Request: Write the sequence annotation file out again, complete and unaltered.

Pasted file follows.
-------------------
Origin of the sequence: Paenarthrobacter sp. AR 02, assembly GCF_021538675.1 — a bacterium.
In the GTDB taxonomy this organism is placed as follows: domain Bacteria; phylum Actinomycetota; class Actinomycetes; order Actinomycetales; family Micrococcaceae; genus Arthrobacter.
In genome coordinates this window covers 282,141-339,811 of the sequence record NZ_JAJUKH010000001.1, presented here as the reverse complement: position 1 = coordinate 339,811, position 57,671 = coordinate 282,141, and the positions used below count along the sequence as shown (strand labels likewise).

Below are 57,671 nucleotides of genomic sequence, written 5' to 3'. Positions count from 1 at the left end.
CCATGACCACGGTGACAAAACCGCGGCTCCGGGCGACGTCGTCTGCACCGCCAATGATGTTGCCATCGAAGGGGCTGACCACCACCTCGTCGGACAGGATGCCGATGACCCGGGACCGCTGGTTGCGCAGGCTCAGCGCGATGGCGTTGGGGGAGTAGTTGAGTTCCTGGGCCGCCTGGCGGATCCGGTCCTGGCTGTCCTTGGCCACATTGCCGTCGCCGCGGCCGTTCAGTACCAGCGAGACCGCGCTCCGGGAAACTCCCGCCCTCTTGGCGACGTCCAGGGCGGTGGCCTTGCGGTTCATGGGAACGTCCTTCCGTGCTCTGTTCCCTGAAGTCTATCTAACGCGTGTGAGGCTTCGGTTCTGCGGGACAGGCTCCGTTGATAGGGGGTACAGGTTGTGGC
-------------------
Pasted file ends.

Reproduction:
Origin of the sequence: Paenarthrobacter sp. AR 02, assembly GCF_021538675.1 — a bacterium.
In the GTDB taxonomy this organism is placed as follows: domain Bacteria; phylum Actinomycetota; class Actinomycetes; order Actinomycetales; family Micrococcaceae; genus Arthrobacter.
In genome coordinates this window covers 282,141-339,811 of the sequence record NZ_JAJUKH010000001.1, presented here as the reverse complement: position 1 = coordinate 339,811, position 57,671 = coordinate 282,141, and the positions used below count along the sequence as shown (strand labels likewise).

Below are 57,671 nucleotides of genomic sequence, written 5' to 3'. Positions count from 1 at the left end.
CCATGACCACGGTGACAAAACCGCGGCTCCGGGCGACGTCGTCTGCACCGCCAATGATGTTGCCATCGAAGGGGCTGACCACCACCTCGTCGGACAGGATGCCGATGACCCGGGACCGCTGGTTGCGCAGGCTCAGCGCGATGGCGTTGGGGGAGTAGTTGAGTTCCTGGGCCGCCTGGCGGATCCGGTCCTGGCTGTCCTTGGCCACATTGCCGTCGCCGCGGCCGTTCAGTACCAGCGAGACCGCGCTCCGGGAAACTCCCGCCCTCTTGGCGACGTCCAGGGCGGTGGCCTTGCGGTTCATGGGAACGTCCTTCCGTGCTCTGTTCCCTGAAGTCTATCTAACGCGTGTGAGGCTTCGGTTCTGCGGGACAGGCTCCGTTGATAGGGGGTACAGGTTGTGGC